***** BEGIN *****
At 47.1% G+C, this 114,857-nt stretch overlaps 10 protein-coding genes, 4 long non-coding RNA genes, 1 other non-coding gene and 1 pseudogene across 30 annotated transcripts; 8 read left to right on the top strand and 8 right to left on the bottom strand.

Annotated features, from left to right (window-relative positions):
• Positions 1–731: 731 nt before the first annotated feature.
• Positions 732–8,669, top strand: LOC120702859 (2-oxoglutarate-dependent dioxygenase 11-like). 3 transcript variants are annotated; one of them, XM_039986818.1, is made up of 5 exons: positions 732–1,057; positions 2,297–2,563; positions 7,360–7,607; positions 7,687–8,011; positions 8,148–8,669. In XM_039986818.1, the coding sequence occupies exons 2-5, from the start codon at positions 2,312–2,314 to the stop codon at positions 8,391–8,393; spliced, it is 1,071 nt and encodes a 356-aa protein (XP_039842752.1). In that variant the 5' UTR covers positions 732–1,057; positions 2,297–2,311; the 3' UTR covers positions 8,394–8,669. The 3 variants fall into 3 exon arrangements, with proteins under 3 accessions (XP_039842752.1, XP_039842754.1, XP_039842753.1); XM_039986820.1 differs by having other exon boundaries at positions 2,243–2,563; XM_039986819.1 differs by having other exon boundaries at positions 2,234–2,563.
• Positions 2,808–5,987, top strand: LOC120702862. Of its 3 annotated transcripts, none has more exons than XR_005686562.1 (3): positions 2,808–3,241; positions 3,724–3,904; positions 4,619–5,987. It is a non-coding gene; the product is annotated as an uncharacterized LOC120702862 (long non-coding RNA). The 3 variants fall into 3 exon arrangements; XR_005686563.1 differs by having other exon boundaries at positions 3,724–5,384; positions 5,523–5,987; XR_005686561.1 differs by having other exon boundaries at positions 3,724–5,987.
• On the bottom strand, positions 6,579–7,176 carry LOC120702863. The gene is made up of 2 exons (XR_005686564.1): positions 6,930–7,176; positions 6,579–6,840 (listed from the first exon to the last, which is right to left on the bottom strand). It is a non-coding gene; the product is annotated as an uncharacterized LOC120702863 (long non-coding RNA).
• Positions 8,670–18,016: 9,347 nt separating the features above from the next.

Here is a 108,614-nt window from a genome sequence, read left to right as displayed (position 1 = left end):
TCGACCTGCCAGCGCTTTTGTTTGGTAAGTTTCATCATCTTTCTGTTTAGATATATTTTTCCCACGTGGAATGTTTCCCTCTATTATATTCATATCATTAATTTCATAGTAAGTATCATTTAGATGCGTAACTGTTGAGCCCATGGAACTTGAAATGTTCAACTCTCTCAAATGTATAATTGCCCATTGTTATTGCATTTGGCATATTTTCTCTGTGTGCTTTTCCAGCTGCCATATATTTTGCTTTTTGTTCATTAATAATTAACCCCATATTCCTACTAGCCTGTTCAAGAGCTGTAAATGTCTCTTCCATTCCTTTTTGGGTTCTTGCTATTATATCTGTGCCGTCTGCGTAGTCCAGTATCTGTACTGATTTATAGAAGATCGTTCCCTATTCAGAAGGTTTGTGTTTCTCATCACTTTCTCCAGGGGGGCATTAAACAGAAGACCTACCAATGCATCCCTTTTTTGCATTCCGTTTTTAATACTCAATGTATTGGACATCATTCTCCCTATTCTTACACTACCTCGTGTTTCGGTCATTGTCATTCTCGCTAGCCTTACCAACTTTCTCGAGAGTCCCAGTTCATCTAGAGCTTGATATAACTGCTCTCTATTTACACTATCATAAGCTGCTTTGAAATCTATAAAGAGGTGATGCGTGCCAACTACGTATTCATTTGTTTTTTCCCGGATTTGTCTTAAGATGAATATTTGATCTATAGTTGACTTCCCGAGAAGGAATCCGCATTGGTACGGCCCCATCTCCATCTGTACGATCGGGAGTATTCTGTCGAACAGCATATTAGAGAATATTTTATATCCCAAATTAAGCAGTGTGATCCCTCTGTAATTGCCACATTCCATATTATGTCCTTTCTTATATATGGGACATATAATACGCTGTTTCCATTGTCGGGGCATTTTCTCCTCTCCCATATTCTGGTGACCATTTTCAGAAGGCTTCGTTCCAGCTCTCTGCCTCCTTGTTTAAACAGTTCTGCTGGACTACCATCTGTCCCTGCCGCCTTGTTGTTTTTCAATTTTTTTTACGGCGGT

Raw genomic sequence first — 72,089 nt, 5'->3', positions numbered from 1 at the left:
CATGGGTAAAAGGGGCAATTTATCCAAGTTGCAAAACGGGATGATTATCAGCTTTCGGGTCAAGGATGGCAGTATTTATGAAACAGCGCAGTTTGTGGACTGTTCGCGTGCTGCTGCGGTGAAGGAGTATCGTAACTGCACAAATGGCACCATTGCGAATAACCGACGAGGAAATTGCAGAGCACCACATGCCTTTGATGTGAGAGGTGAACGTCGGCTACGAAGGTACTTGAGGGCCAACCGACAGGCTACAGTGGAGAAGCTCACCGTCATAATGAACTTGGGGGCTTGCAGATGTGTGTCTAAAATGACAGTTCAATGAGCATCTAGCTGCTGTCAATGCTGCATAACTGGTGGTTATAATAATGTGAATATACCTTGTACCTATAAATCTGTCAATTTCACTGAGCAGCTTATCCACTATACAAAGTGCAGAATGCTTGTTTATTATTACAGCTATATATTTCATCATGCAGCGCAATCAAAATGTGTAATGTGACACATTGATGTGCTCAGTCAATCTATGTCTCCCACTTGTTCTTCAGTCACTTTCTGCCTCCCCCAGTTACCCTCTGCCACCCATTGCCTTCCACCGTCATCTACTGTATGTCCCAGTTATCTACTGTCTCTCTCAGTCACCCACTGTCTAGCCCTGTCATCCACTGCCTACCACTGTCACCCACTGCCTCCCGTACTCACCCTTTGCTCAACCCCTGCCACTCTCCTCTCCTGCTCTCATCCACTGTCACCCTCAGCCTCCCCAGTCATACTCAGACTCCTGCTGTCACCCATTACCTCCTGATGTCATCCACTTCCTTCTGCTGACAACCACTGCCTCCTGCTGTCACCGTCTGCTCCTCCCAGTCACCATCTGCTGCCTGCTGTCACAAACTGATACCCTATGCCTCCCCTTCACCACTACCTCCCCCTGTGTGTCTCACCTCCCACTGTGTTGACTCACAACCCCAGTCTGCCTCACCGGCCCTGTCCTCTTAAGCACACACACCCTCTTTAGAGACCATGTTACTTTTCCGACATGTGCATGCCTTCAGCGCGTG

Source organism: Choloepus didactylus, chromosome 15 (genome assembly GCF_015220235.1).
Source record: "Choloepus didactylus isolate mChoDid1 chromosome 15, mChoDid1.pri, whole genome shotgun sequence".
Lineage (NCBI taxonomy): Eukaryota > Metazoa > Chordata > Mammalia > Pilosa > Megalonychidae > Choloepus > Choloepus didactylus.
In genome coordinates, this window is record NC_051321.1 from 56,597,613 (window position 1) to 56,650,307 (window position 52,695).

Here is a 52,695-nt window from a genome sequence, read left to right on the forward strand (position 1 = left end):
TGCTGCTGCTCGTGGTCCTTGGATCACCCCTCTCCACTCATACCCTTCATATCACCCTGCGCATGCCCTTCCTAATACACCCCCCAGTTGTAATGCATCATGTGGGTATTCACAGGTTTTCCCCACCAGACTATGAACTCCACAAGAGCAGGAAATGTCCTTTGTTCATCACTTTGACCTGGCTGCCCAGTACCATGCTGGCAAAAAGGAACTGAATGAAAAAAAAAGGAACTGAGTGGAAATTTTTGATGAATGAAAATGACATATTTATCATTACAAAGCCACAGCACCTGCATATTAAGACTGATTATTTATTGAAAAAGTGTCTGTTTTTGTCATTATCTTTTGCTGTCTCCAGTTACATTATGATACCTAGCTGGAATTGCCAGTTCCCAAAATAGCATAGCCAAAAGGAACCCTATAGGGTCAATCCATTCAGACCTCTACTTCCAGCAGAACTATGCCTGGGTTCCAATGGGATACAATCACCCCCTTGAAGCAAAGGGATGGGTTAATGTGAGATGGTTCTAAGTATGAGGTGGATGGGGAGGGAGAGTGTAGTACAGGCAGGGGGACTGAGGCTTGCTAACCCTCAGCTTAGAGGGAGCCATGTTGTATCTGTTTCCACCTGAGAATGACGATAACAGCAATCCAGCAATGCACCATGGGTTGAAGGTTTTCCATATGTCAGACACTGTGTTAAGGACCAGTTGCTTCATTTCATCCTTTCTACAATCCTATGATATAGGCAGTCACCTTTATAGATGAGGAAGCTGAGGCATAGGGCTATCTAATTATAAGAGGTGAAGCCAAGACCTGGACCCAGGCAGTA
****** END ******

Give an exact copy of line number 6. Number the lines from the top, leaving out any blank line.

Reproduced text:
• On the bottom strand, positions 6,579–7,176 carry LOC120702863. The gene is made up of 2 exons (XR_005686564.1): positions 6,930–7,176; positions 6,579–6,840 (listed from the first exon to the last, which is right to left on the bottom strand). It is a non-coding gene; the product is annotated as an uncharacterized LOC120702863 (long non-coding RNA).